Herpes simplex virus (HSV) has a long and confusing history. More than 2500 years ago, Hippocrates first used the word “herpes,” derived from the Greek word “to creep,” to describe how the lesions of this contagious ulcerative disease seemed to creep or crawl along the skin (1). Galen first noted that recurrences develop at the same anatomic site. However, overtime, the word herpes was used to describe many skin conditions from lupus to zoster. The definition of herpes (particularly oral lesions) became more rigorous in the 17th century. In the 1830s, recurrent genital herpes was described and 60 years later was identified as a “vocational disease”—a sexually transmitted infection (STI). The virus itself was not identified until the 1950s. In 1971, it was proposed that two different types of HSV caused infection. HSV-1 commonly causes labial or pharyngeal infection, and transmission is primary by nongenital contact. HSV-2 typically affects the genital area and is transmitted by intimate sexual contact. However, both viruses are capable of causing either genital or oral-pharyngeal infections that appear identical on examination. In the United States, HSV infection is one of the most common STIs and is the leading cause of genital ulcers.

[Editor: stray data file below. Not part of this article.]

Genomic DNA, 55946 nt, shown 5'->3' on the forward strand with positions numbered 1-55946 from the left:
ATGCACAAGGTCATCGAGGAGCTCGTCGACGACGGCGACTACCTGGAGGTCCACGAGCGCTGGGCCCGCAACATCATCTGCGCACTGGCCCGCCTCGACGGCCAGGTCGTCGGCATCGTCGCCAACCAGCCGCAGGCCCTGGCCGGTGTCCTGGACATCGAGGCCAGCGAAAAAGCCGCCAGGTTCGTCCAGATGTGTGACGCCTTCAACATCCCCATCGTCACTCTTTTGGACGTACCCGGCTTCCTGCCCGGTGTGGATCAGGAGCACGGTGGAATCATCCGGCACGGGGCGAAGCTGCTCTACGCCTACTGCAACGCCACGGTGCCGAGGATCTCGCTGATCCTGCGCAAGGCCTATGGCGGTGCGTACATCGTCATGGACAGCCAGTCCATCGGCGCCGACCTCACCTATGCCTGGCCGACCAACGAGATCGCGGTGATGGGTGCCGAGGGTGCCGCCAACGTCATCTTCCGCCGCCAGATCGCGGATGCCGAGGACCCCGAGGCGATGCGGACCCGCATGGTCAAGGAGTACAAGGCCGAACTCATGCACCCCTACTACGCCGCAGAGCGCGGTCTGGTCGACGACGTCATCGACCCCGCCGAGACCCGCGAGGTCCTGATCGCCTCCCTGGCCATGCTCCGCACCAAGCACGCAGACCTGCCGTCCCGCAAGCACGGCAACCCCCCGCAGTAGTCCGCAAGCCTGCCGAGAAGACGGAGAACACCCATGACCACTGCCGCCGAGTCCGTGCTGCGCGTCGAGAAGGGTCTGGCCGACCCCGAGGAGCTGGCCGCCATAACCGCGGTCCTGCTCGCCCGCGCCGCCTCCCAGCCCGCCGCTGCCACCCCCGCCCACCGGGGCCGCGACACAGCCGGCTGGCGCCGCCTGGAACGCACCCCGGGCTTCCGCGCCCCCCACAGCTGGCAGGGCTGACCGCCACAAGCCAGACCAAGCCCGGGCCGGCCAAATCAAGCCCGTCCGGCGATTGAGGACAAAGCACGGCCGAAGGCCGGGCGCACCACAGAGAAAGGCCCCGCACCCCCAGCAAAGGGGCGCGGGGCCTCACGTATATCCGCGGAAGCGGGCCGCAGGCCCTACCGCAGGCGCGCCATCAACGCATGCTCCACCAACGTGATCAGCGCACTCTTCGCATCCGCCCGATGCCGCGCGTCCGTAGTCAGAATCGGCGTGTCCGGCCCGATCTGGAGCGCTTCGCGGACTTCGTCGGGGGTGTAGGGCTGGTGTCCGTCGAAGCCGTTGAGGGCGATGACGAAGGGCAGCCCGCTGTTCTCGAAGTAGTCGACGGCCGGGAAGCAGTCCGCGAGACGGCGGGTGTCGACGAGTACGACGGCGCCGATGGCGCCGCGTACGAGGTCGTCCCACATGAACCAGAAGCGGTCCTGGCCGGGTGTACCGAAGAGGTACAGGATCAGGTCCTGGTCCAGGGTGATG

- Human Immunodeficiency Virus
- Herpes Simplex Virus Type
- Sexually Transmitted Infection
- Genital Herpes
- Sexually Transmitted Disease
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Parks, G. (2006). Genital Herpes. In: Nelson, A.L., Woodward, J., Wysocki, S. (eds) Sexually Transmitted Diseases. Current Clinical Practice. Humana Press, Totowa, NJ. https://doi.org/10.1007/978-1-59745-040-9_3
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